by Staff Writers
Southampton, UK (SPX) Feb 23, 2016
The GPS signal used for 'sat-navs' could help improve understanding of ocean currents, according to new research published in Geophysical Research Letters by National Oceanography Centre (NOC) scientists, alongside colleagues from the University of Michigan and Jet Propulsion Laboratory.
As part of this research, sea surface height has been measured from space using GPS signals reflected off the sea surface for the first time. Information from these GPS signal reflections can be potentially used by scientists to monitor ocean currents by measuring the slopes currents cause in the ocean's surface.
Ocean surface height measurements are routinely made from space by radar altimeters, but this new study is the first that uses the GPS reflections. The data for this research was acquired from the TechDemoSat-1 satellite, launched in 2014 by Surrey Satellite Technology Ltd.
Dr Paolo Cipollini from NOC, who co-authored this research, said "the sea surface is not flat at all, especially when looked at over long distances. The largest 'bulges' are due to variations in the Earth's gravity field. On top of those there are smaller, shorter variations due to sea surface currents.
"We are really encouraged by our results since it demonstrates for the first time that we are able to map the overall sea surface height from space using the GPS-reflections technique. This leads us to think that in the near future we should be able to map currents from space by detecting even smaller variations in sea surface height."
GNSS-Reflectometry (GNSS-R) is the general term for reflectometry using navigation signals, including GPS as well as the European equivalent Galileo. The advantage of using GNSS-R is that it uses the GNSS transmitters already in orbit, and the lightweight, low-power receivers can be launched into space relatively cost-effectively.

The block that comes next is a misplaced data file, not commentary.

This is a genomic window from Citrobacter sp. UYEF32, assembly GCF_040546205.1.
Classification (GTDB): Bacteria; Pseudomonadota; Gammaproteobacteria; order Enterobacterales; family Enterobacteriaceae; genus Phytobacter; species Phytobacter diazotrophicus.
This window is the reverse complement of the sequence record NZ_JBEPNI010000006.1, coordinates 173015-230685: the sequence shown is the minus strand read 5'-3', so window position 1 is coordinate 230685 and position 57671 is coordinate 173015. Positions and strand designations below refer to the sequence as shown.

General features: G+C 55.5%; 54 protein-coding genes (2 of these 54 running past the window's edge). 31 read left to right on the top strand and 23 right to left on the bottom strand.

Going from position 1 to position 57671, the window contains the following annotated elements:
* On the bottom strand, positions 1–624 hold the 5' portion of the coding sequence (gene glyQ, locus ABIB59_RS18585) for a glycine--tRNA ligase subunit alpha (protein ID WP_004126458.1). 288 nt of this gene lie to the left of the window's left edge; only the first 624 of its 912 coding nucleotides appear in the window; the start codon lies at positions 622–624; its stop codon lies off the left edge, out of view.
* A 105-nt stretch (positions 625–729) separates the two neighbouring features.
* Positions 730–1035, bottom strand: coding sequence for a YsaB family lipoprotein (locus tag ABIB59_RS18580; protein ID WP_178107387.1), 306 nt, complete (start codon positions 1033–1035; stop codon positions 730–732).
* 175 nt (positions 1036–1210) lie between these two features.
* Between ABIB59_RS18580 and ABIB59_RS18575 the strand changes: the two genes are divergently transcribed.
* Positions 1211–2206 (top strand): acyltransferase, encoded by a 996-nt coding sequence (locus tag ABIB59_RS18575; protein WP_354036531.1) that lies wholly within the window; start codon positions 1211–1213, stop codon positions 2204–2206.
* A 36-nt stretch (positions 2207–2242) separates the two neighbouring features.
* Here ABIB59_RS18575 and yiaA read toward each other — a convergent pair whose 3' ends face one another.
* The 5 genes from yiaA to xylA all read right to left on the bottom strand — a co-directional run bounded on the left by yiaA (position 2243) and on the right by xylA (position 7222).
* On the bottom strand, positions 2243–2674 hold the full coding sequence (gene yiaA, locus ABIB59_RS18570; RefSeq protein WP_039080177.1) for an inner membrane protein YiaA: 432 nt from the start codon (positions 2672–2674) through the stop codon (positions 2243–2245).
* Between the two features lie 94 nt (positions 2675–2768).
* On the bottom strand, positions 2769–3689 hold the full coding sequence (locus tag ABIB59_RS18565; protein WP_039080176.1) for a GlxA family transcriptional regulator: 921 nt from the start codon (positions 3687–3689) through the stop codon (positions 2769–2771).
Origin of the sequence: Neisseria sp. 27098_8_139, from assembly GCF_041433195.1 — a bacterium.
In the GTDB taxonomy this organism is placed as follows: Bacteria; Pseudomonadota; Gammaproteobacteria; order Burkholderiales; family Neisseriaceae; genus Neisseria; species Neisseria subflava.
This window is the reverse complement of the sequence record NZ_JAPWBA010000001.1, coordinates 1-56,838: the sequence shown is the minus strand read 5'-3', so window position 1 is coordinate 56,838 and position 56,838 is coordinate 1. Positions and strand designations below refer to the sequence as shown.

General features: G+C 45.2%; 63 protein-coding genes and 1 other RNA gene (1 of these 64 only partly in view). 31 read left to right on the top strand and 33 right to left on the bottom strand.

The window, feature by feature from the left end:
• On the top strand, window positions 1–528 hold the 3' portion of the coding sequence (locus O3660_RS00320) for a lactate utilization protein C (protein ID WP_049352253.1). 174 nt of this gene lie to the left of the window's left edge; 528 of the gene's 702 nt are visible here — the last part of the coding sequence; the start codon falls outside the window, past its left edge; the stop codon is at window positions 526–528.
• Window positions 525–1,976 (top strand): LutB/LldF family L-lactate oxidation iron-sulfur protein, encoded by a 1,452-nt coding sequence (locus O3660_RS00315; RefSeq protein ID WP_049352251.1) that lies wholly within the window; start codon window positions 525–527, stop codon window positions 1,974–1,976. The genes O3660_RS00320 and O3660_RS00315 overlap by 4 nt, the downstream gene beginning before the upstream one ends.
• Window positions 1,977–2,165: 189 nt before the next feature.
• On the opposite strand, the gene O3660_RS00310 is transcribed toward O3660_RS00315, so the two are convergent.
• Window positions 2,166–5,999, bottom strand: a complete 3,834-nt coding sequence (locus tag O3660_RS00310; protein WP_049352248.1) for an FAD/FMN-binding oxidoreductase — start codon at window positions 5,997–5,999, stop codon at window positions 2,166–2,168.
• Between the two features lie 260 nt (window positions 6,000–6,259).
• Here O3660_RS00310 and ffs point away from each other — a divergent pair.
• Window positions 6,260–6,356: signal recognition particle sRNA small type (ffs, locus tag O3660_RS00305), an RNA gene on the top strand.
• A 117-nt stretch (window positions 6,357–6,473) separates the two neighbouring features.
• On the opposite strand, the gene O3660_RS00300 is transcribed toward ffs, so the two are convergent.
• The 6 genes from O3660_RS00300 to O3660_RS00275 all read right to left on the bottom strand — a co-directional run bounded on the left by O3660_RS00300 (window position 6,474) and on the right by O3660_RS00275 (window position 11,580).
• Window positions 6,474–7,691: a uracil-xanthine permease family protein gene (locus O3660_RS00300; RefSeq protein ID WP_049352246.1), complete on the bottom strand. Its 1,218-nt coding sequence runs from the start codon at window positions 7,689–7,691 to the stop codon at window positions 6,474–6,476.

Existing satellite altimeters, although very accurate, are not in enough number to sample the ocean well at scales below 100 km. A constellation of GNSS-Reflectometry receivers would provide a thirty-fold improvement on the amount of data that could be gathered. Such a constellation will be launched in late 2016 as part of the NASA CYGNSS mission.
Dr Maria Paola Clarizia, a visiting scientist at NOC from University of Michigan, and the lead author of the paper, stressed that "the UK has been a pioneer in using GNSS reflectometry to measure ocean features, and the NOC has led the field in analysing the data."
Until recently we could only measure wind speed from satellite GNSS-R data, so this new ability to also observe sea-surface height is a real breakthrough - provided we can retrieve accurate heights. Our paper is a first step in that direction."
NOC's long involvement with research in GNSS-R has been led by Christine Gommenginger, the head of Satellite Oceanography at the NOC. Results published by NOC scientists in 2015 have already demonstrated the capabilities of spaceborne GNSS-R for ocean surface wind speed retrieval.
National Oceanography Centre, UK
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